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Early Versus Late Parenteral Nutrition in the Pediatric Intensive Care Unit (PEPaNIC)

This study is currently recruiting participants.
Verified June 2017 by Greet Van den Berghe, Katholieke Universiteit Leuven
Sponsor:
ClinicalTrials.gov Identifier:
NCT01536275
First Posted: February 22, 2012
Last Update Posted: June 22, 2017
The safety and scientific validity of this study is the responsibility of the study sponsor and investigators. Listing a study does not mean it has been evaluated by the U.S. Federal Government. Know the risks and potential benefits of clinical studies and talk to your health care provider before participating. Read our disclaimer for details.
Collaborators:
Sophia Kindergeneeskunde
Stollery Children's Hospital
Information provided by (Responsible Party):
Greet Van den Berghe, Katholieke Universiteit Leuven
  Purpose
In the PEPaNIC trial it is investigated whether withholding parenteral nutrition during the first week in critically ill children is beneficial, compared to the current standard of the early start of parenteral nutrition.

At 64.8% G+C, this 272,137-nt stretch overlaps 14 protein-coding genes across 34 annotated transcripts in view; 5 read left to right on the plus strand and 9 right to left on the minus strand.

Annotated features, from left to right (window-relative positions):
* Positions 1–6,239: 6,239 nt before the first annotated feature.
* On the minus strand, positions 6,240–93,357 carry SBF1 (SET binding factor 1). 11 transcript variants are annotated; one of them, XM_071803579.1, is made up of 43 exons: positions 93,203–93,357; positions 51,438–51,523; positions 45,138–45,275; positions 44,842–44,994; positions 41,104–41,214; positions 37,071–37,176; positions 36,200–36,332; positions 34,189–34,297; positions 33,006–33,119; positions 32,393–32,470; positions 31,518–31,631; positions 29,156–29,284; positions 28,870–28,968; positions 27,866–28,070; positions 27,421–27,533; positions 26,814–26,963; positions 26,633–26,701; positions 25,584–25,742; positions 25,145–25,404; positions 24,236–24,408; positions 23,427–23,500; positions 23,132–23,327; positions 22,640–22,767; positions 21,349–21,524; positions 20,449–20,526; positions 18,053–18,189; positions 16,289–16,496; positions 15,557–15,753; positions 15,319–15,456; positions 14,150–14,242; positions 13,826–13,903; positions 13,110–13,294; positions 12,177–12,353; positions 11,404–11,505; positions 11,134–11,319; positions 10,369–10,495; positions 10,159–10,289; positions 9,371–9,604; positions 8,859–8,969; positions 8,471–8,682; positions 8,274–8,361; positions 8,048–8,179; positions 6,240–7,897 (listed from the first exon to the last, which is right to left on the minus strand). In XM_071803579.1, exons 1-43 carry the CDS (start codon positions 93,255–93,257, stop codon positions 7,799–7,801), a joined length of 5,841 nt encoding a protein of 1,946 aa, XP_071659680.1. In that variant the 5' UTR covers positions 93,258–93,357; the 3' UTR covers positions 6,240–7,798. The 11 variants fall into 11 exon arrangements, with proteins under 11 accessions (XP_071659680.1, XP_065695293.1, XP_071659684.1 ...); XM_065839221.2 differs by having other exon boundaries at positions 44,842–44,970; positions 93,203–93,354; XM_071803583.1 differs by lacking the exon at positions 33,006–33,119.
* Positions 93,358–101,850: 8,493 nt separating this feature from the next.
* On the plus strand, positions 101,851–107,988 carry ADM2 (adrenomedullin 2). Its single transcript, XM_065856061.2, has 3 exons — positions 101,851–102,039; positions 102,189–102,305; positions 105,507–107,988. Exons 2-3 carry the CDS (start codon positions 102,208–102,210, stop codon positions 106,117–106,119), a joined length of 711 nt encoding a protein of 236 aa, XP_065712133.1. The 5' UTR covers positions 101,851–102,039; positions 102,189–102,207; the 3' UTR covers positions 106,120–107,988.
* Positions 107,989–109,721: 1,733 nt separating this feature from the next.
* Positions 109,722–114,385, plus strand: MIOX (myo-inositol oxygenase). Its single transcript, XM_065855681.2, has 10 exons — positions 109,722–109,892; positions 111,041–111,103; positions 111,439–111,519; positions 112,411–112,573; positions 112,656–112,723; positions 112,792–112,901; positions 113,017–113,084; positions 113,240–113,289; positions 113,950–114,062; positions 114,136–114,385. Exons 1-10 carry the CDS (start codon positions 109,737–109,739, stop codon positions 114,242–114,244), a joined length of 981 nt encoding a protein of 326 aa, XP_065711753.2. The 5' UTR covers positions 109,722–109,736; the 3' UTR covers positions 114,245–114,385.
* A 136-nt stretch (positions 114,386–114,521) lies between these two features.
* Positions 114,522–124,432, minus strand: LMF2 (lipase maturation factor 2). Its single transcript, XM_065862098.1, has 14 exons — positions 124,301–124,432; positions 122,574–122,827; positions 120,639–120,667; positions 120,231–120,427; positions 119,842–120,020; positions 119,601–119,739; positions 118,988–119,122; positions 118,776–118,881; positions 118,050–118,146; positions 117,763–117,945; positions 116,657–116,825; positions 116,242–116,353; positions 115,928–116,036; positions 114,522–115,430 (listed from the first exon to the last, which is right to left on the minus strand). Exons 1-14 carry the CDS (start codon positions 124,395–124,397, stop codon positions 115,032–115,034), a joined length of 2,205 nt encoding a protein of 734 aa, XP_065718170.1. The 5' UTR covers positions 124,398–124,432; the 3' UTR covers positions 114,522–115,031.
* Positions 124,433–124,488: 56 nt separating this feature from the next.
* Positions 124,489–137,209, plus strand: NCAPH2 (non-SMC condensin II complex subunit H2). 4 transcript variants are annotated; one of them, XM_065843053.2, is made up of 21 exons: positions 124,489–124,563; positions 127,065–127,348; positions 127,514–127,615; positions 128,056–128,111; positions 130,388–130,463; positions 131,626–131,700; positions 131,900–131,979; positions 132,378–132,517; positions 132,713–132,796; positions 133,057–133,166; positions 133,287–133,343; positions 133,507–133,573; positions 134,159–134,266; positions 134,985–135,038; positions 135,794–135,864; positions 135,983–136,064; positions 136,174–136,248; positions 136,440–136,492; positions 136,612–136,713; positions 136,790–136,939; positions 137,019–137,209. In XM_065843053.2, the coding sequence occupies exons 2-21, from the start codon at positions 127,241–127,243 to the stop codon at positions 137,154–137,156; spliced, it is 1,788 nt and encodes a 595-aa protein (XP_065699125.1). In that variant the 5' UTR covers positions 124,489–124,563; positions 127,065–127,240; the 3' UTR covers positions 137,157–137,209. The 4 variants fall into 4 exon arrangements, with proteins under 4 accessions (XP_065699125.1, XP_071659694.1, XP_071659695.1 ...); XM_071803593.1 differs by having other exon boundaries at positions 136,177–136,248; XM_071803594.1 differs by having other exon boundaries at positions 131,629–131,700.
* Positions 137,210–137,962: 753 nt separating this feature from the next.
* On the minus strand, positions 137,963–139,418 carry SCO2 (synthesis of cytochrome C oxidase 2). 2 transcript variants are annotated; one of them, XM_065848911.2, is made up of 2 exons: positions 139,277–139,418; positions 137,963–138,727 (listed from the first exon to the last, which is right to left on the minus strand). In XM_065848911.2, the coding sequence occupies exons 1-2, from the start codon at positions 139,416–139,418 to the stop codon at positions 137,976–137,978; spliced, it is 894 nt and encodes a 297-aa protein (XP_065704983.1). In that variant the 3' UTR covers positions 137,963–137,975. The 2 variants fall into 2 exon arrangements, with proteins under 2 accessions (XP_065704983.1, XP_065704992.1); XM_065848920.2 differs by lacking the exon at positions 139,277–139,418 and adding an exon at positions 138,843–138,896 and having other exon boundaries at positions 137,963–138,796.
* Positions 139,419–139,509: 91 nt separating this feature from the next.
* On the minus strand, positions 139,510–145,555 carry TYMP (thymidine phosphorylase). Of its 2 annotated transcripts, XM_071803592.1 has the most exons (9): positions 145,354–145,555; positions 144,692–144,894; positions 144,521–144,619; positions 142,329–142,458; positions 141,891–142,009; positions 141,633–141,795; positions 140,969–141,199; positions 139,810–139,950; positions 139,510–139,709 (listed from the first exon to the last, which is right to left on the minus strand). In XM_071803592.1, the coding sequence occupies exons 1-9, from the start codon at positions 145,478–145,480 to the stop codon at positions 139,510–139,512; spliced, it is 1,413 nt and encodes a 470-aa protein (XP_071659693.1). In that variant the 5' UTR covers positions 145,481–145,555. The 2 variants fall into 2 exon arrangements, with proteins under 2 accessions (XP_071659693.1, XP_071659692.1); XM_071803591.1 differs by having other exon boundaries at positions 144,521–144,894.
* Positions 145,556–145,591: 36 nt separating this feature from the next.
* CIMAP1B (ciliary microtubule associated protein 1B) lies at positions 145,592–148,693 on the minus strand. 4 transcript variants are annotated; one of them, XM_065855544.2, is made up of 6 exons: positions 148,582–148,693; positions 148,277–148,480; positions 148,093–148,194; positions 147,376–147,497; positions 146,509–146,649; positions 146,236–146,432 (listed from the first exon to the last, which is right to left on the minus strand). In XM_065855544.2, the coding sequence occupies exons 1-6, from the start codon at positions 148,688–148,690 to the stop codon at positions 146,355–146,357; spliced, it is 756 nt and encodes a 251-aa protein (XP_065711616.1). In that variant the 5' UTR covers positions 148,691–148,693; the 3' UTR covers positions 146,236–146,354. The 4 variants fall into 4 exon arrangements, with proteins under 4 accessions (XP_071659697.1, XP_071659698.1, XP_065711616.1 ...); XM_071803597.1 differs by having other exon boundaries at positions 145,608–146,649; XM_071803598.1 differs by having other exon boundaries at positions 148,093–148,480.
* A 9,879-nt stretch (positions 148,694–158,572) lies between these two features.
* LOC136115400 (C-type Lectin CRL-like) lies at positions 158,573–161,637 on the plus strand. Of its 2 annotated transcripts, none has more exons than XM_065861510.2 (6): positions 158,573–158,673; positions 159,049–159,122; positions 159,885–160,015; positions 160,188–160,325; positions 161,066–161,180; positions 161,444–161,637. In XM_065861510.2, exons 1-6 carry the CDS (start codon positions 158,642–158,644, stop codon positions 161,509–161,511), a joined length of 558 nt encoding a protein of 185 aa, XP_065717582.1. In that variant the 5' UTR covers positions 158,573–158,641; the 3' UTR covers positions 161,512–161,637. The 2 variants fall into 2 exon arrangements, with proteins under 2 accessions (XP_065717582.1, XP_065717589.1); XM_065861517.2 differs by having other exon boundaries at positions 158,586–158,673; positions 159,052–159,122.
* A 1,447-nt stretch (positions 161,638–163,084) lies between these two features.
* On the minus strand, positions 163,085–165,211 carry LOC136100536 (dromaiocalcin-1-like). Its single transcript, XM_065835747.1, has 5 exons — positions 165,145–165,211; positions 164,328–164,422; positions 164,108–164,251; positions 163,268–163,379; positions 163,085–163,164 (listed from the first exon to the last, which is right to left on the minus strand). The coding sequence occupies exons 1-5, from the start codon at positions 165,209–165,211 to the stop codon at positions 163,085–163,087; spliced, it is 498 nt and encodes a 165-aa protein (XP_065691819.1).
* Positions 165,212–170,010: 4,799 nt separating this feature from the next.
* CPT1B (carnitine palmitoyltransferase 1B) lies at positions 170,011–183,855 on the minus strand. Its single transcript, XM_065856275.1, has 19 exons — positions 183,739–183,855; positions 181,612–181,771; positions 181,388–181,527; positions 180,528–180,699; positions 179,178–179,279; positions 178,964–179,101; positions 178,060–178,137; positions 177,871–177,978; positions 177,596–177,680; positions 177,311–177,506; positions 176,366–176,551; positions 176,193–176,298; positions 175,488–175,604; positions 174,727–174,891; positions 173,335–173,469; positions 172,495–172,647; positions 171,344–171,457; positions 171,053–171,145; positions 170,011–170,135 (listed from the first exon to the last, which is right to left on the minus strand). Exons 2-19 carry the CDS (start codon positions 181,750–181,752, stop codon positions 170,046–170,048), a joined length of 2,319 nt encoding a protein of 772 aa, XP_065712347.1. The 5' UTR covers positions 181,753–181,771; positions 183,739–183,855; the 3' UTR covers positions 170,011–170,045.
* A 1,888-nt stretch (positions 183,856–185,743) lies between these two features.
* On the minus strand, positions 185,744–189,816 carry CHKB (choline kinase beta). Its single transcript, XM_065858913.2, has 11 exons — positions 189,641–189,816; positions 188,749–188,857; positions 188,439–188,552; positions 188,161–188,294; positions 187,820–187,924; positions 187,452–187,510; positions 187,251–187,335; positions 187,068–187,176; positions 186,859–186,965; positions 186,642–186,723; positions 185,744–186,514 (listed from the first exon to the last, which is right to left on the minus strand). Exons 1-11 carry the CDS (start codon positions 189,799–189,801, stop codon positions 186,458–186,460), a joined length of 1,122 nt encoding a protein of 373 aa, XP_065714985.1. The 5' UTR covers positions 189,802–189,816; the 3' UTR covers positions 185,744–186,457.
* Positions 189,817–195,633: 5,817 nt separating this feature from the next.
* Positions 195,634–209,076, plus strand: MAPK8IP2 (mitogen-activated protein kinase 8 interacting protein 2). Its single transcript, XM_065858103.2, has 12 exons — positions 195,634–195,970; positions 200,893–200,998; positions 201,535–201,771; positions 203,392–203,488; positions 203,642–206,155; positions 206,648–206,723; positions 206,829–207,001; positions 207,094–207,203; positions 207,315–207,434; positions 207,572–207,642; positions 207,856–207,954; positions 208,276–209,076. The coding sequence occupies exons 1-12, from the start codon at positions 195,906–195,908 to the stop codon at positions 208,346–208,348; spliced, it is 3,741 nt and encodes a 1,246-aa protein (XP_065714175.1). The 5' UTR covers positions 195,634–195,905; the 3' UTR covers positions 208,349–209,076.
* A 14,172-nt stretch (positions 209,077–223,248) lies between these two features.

Condition Intervention
Critical Illness Children Other: Late parenteral nutrition

Study Type: Interventional
Study Design: Allocation: Randomized
Intervention Model: Parallel Assignment
Masking: Single (Outcomes Assessor)
Primary Purpose: Treatment
Official Title: Impact of Early Parenteral Nutrition Completing Enteral Nutrition in Paediatric Critically Ill Patients

Resource links provided by NLM:


Further study details as provided by Greet Van den Berghe, Katholieke Universiteit Leuven:

Primary Outcome Measures:
  • Incidence of new infection during ICU stay [ Time Frame: during ICU stay and up to 90 days post-randomization ]
  • Duration of ICU dependency (crude stay days and time to alive discharge from ICU) [ Time Frame: during ICU stay and up to 90 days post-randomization ]

Secondary Outcome Measures:
  • Mortality [ Time Frame: during ICU stay, hospital stay and up to 90 days post-randomization ]
  • Time to alive discharge from hospital [ Time Frame: during hospital stay and up to 90 days post-randomization ]
  • Incidence of hypoglycaemia during ICU stay [ Time Frame: during the intervention window up to day 8 post-randomization ]
  • Time to final weaning from mechanical respiratory support [ Time Frame: during ICU stay and up to 90 days post-randomization ]
  • Incidence of liver dysfunction during ICU stay [ Time Frame: during ICU stay and up 90 days post-randomization ]
  • Need for haemodynamic support during ICU stay [ Time Frame: during ICU stay and up 90 days post-randomization ]